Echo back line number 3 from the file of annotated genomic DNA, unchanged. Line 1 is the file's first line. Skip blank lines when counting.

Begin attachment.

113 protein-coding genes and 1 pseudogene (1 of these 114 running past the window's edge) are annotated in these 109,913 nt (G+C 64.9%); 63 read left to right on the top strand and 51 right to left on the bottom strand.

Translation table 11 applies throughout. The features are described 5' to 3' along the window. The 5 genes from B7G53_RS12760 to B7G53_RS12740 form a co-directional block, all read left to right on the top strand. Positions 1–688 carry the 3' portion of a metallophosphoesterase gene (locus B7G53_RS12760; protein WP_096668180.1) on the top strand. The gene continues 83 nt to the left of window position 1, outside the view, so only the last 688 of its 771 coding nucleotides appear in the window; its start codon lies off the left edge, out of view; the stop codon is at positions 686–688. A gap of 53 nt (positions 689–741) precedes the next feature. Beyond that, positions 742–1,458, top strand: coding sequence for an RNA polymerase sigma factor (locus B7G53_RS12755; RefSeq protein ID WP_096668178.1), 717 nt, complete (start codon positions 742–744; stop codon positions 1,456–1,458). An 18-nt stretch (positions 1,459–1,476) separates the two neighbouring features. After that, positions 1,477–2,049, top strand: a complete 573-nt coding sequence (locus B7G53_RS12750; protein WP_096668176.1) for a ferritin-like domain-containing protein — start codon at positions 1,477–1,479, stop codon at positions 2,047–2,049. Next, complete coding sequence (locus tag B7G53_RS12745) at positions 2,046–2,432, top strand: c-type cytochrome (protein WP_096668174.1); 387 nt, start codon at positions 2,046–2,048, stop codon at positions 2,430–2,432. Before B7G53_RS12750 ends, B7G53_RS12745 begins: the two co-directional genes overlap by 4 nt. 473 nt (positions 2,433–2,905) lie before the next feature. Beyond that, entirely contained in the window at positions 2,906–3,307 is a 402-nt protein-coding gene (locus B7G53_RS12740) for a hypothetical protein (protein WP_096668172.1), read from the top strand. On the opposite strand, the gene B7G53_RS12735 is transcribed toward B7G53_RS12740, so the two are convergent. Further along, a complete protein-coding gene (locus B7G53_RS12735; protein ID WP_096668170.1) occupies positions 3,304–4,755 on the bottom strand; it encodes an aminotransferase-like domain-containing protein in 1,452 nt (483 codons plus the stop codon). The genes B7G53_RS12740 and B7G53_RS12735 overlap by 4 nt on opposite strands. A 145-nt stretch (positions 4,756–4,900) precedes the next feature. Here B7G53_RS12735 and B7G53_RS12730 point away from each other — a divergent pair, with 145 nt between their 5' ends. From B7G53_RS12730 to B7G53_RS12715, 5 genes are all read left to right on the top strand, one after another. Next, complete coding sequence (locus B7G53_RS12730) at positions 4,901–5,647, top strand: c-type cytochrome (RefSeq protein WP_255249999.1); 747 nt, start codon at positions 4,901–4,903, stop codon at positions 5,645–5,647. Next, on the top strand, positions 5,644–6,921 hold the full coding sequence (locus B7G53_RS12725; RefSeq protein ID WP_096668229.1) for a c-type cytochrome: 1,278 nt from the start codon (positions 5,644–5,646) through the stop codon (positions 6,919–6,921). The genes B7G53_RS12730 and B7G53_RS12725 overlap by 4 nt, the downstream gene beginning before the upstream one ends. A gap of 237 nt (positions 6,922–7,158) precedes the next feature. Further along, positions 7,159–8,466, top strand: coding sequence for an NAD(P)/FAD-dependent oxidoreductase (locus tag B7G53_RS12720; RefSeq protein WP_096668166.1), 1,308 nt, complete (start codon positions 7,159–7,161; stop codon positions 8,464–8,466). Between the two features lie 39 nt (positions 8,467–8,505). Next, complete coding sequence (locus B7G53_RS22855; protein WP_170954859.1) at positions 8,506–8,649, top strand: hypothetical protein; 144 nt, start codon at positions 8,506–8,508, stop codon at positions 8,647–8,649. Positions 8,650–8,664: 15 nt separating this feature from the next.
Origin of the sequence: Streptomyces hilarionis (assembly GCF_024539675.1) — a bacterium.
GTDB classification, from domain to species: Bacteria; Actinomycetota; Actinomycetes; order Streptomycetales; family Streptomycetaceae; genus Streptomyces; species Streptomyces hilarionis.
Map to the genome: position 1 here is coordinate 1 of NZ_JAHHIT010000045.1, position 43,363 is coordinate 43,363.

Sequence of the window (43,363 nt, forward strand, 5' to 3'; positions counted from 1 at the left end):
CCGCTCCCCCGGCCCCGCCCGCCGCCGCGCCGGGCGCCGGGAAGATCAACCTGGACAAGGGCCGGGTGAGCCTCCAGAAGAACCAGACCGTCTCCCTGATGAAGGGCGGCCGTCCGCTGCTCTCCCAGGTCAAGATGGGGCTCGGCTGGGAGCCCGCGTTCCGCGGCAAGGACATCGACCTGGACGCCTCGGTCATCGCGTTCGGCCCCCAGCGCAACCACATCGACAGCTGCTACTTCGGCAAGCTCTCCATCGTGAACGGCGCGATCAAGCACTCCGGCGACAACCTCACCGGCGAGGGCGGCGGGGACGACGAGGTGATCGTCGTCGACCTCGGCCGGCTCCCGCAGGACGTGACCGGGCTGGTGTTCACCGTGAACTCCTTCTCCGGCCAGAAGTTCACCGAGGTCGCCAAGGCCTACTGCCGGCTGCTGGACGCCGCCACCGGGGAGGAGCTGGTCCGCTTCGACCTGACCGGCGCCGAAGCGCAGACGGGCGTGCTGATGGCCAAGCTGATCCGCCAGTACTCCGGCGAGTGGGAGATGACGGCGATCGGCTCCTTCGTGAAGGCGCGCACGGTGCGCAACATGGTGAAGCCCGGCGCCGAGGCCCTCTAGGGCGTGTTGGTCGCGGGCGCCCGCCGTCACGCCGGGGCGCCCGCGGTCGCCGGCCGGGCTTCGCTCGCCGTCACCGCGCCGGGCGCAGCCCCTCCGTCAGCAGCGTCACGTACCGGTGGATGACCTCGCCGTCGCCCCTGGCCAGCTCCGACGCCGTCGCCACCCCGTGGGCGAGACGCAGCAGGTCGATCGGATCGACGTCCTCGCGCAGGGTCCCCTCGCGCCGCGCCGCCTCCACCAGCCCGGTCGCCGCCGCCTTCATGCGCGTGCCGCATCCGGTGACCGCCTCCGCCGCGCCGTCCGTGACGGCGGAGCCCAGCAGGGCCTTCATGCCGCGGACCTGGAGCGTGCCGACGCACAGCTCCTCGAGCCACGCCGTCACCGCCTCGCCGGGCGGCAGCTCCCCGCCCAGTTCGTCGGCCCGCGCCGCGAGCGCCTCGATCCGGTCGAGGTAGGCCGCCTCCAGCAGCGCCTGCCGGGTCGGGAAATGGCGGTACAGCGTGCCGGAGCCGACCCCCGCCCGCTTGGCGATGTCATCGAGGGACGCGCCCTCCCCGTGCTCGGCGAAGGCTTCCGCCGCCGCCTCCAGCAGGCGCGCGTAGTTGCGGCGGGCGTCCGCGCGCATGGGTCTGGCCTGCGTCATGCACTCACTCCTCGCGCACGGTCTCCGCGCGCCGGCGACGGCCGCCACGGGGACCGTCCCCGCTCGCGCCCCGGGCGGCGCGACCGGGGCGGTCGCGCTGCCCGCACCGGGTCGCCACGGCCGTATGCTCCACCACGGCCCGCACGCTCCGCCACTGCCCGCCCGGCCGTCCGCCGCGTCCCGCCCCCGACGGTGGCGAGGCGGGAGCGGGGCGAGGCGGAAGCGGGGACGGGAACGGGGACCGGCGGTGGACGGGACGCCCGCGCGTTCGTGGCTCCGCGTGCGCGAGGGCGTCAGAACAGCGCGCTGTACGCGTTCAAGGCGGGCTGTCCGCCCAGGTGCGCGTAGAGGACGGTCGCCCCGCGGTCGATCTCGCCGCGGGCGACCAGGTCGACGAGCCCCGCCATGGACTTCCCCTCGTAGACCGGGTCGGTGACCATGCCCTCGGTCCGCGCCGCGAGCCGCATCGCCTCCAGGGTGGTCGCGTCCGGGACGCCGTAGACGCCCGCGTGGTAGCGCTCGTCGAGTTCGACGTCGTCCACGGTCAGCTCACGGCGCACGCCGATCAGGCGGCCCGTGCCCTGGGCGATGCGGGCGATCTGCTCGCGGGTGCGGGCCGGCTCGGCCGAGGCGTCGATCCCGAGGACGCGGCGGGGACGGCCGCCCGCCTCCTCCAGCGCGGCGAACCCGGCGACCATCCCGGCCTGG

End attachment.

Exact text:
Origin of the sequence: Streptomyces hilarionis (assembly GCF_024539675.1) — a bacterium.